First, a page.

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J Mol Biol. 1995 Nov 24;254(2):175-83.

Mapping of the active site zinc ligands of peptide deformylase.

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1
Laboratoire de Biochimie Unité de Recherche Associée no. 1970 du Centre National de la Recherche Scientifique Ecole Polytechnique, Palaiseau, France.

Abstract

A set of 50 site-directed mutants of the Escherichia coli fms gene was constructed to delineate the residues of the active site of peptide deformylase, including the ligands of the zinc ion. In particular, because zinc is usually coordinate by Asp, Cys, Glu or His residues, all the corresponding codons were individually changed. The functional consequence of the substitutions was assessed by complementation of a fms-null strain with the help of vectors expressing the mutate genes. In addition to the mutations of the Cys90 codon, only those of the three conserved residues of the 132HEXXH136 motif of peptide deformylase prevented the indicator strain growing. Most enzyme variants were purified to homogeneity in a second step. Their characterization in vitro showed that the defects in complementation as observed in vivo corresponded to huge decreases of deformylation efficiency. The change of Glu88 also led to a significant decrease in catalytic rate. Unexpectedly, upon substitutions of Glu79 or of Glu83, the enzymes exhibited a strongly increased catalytic efficiency. The measurement of the content of zinc in each purified variant indicated that Cys90, His132 and His136 bound the metal ion. Zinc-free variants mutated at these positions were obtained and shown to display an increased sensitivity to proteolytic attack. Altogether, the data showed that both the presence of zinc and the conserved residues of the HEXXH motif were crucial for the activity of deformylase. This behaviour identified the enzyme as a member of the zinc metalloproteases superfamily. However, the unexpected participation in the binding of the zinc atom of Cys90, upstream from the HEXXH motif, suggested that peptide deformylase could be representative of a new sub-family, distinct from those of thermolysin and astacin.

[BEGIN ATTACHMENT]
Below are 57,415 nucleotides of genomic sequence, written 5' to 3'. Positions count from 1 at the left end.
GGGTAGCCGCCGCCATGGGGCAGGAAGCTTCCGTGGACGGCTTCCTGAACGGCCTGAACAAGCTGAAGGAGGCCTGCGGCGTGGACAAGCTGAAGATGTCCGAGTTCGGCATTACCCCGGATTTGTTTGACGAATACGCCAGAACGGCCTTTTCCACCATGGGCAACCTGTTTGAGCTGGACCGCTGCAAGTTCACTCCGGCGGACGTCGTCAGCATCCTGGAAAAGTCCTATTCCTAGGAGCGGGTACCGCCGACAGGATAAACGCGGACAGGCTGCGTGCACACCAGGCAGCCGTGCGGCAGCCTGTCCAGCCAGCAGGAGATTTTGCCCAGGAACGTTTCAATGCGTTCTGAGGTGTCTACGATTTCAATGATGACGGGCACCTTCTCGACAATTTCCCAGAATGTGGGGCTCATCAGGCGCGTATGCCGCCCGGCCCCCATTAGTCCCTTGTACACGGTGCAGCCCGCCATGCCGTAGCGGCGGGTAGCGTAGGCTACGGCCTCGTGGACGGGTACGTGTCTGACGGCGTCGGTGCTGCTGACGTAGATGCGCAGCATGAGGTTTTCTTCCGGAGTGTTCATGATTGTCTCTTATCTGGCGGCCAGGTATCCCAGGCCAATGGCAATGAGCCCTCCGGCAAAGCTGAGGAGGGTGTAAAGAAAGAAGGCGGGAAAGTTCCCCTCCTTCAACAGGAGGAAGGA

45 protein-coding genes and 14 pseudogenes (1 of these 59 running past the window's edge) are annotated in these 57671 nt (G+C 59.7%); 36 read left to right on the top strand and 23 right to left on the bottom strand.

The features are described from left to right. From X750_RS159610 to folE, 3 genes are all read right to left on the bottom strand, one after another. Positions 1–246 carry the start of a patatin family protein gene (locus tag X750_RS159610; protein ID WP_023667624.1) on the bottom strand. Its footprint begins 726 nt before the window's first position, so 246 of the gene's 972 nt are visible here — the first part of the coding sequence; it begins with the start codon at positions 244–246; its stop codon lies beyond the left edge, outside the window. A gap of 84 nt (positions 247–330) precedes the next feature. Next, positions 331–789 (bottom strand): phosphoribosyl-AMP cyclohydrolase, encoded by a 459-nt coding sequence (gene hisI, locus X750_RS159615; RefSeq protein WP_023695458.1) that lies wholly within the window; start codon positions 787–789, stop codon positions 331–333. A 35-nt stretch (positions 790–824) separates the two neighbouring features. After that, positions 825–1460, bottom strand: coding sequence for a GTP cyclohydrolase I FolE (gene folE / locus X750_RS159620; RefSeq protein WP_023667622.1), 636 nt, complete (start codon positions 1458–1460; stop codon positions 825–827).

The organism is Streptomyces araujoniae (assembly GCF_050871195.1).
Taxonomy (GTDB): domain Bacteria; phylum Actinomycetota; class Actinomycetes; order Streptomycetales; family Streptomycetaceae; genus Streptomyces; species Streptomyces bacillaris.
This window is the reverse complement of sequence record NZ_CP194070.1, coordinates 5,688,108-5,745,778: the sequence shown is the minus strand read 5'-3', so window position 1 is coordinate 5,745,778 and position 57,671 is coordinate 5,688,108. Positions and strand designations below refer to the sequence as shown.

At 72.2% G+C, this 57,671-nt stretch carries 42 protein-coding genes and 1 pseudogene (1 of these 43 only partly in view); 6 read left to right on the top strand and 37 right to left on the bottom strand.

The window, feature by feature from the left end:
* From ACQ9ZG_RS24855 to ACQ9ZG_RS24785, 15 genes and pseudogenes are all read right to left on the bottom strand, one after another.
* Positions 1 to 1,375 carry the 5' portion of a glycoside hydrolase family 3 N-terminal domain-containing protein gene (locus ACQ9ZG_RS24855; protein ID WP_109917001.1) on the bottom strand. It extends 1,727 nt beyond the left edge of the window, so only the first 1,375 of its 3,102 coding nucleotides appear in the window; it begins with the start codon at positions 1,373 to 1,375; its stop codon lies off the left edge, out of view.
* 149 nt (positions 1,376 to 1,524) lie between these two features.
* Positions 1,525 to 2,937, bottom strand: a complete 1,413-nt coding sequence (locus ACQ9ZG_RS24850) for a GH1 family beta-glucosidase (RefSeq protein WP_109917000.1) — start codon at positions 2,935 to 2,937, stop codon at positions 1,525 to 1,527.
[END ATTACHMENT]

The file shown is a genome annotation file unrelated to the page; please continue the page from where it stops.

PMID:
7490741
DOI:
10.1006/jmbi.1995.0609
[Indexed for MEDLINE]
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